The playbook for a typical ERP implementation involves a phased merger of multiple geographic or business units into a single global instance, and the business case often includes efficiencies gained from shares, globally-owned and governed data. Perfect, harmonized global data is then shared seamlessly by all interested parties who never disagree on its content.
That’s a great idea in concept.
In reality, three trends tend to emerge; some impacting certain domains more than others, but they do generally occur in order:
- Oldest Child Syndrome: The first country or pilot business unit to deploy spends a significant amount of time as the only user of the global instance, usually in a time when the global governance organization is also in its infancy. This leads to a perception that it owns certain global data simply because it got there first. There’s a sense that later deployments should follow its lead, because its users have had more time to learn the system. This, of course, neglects the reality that later deployments tend to benefit from lessons learned in past releases.
- Data Narcissism: Often, in-country users are accustomed to a certain level of autonomy when it comes to master data. Occasionally, they resent the additional layers of red tape that a data governance organization imposes on them. Often coming from an environment in which data governance is a foreign concept, users fall into a trap of, “This looks wrong . . . I’ll just fix it so it works for this order.”
- Tragedy of the Commons, the polar opposite of data narcissism.Once data is accepted as global, it can lead to ownership gaps and local disengagement from ensuring high-quality global data. Many global data organizations require eyes and ears on the ground to identify issues and resolve open questions about content. As projects progress, the response from local teams is often, “Not my problem” – until, of course, a local business process is disrupted by a global data quality issue, at which point it becomes urgent that the global team immediately address it.
The adage that “all politics is local” is appropriate to borrow here in two ways. All data is local data at the point when it’s actually used in business processes. It’s hard to blame resources who are not accustomed to a delineated split in ownership for acting to keep their businesses moving as smoothly as they know how. In another twist of the phrase, it also means that the messaging must be locally tailored to ensure local resources understand, accept and execute globally-focused processes.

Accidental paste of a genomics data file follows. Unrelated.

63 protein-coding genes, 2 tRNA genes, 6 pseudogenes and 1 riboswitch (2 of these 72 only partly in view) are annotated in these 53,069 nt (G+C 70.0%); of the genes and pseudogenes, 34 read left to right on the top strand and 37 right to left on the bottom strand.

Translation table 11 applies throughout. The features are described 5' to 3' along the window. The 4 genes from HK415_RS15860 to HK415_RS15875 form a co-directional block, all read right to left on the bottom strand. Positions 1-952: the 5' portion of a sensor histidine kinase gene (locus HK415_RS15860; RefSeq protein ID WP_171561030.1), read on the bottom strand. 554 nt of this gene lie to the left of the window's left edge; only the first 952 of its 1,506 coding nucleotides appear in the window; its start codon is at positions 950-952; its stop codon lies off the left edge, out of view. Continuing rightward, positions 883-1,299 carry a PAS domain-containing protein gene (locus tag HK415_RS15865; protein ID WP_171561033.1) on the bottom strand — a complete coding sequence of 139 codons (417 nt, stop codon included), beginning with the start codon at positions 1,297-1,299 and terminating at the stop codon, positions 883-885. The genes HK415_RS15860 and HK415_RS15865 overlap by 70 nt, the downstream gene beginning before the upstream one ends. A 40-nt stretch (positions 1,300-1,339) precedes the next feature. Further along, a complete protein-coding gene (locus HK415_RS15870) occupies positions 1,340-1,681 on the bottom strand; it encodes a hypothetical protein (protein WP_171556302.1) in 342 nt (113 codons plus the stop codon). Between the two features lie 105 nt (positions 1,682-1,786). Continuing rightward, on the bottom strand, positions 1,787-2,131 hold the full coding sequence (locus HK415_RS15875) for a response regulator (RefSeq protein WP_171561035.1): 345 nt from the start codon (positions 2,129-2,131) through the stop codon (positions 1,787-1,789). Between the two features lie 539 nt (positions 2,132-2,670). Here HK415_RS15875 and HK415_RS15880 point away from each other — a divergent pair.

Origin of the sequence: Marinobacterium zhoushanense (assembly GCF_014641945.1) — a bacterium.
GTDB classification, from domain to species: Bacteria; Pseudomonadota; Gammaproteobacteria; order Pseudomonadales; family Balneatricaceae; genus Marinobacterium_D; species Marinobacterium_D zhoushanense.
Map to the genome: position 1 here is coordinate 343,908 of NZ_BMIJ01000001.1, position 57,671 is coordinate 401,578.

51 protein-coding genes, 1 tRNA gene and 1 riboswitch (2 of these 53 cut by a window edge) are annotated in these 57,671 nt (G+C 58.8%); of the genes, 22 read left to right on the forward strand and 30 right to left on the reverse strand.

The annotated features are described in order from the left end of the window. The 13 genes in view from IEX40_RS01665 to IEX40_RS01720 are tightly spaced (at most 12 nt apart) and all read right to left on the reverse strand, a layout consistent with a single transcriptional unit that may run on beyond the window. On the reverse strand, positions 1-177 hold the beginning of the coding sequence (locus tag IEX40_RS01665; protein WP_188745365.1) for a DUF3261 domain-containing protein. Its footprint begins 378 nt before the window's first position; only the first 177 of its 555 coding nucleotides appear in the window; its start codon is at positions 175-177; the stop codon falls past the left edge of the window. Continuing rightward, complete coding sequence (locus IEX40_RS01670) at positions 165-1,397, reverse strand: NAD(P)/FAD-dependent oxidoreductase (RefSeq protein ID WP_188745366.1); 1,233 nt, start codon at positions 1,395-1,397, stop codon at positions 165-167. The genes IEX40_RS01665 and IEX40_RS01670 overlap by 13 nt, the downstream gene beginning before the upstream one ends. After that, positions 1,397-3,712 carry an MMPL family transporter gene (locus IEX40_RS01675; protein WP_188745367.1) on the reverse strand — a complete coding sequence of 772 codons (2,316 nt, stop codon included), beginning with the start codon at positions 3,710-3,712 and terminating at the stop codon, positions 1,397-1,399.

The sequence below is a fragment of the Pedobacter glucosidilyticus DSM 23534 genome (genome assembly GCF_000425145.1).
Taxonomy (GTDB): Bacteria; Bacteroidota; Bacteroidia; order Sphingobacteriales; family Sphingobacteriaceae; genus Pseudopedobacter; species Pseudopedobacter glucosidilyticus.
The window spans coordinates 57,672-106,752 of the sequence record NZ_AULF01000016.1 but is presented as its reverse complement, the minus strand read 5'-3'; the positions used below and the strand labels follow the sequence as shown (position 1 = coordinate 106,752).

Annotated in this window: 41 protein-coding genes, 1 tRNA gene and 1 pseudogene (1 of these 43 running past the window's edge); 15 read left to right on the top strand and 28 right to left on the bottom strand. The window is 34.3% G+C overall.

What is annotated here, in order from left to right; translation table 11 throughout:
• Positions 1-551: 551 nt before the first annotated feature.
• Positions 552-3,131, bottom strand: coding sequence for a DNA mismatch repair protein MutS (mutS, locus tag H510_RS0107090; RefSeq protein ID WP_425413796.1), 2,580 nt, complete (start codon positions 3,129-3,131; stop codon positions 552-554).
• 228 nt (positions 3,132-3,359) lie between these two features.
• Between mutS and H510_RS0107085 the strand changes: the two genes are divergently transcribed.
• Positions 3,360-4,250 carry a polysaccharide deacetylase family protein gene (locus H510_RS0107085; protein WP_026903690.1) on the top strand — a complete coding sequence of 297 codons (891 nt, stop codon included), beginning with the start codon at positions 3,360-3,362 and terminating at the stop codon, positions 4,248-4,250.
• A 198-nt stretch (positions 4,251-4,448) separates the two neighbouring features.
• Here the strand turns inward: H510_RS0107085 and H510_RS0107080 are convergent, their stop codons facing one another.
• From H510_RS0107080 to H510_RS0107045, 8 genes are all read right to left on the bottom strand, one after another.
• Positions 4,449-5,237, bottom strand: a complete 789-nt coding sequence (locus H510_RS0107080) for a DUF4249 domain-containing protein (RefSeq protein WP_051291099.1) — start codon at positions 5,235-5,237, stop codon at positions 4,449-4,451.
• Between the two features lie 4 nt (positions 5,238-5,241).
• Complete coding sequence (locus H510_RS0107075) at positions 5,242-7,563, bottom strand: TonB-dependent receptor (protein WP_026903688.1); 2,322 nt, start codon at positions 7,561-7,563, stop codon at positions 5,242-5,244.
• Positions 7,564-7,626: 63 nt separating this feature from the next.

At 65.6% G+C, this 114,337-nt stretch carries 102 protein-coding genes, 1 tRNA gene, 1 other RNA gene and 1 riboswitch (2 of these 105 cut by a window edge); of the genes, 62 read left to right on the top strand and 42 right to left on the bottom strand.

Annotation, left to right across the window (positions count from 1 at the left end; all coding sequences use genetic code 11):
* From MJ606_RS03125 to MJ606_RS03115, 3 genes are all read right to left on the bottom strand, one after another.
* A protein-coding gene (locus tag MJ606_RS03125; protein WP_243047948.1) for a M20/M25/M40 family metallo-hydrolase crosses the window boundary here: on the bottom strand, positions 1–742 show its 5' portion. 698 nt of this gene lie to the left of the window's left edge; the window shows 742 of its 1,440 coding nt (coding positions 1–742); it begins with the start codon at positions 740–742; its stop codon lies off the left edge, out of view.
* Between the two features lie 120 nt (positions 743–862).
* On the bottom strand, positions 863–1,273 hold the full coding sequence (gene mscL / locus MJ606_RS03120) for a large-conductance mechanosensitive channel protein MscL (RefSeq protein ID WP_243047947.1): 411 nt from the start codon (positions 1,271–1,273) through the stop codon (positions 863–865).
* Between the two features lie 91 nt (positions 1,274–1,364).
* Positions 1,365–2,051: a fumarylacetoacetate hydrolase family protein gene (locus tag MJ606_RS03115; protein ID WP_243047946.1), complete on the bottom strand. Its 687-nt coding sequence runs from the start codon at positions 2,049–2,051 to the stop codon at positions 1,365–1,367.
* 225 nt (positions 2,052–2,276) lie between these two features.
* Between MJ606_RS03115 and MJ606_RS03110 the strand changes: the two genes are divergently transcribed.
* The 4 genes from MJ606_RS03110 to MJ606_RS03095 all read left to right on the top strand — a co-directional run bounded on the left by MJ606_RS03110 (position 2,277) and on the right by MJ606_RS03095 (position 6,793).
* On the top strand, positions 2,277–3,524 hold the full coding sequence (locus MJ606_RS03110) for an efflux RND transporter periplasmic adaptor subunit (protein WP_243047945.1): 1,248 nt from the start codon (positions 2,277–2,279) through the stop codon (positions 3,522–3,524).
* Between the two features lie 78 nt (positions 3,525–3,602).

A few steps can be taken to mitigate these tendencies that prevent local users from manipulating global data:
- Clear escalation points, bidirectionally, between global and local teams – Ensure that local teams are able to efficiently raise issues with global resources, and that global resources are able to quickly clarify needed information from local resources. If executed properly this will discourage local teams form taking matters into their own hands.
- Clear and detailed ownership published – In modern ERP systems, the handoff from global to local can occur within an object – for example between the header and the detail or extension. Ownership must be clearly delineated at that very fine level of granularity to minimize “gray areas” of ownership.
- Efficient resolution processes to ensure that issues raised can be resolved in a timely enough manner to avoid negative business impact – If the governance organization cannot demonstrate a high level of competency and efficiency, local resources often see this as an opportunity to resolve internally to avoid process breakdowns.
- Accountability through persistent data validation and audit reports, identifying global data that has been locally maintained, as well as other process violations.
The push and pull between global and local teams in the early stages of a rollout is often a difficult organizational challenge during a global software implementation, and it’s infrequently considered in OCM planning. Recognizing it as it occurs can help mitigate these tendencies at an early stage and promote a positive and functional relationship between global and local teams.
About the Author
Nate LaFerle brings extensive enterprise data management experience through large-scale global data strategy and migration engagements in retail, manufacturing, finance, pharmaceuticals and the public sector. Based in Chicago, he currently leads a multi-year BackOffice engagement at a Fortune 500 life sciences organization.Follow on Twitter More Content by Nate LaFerle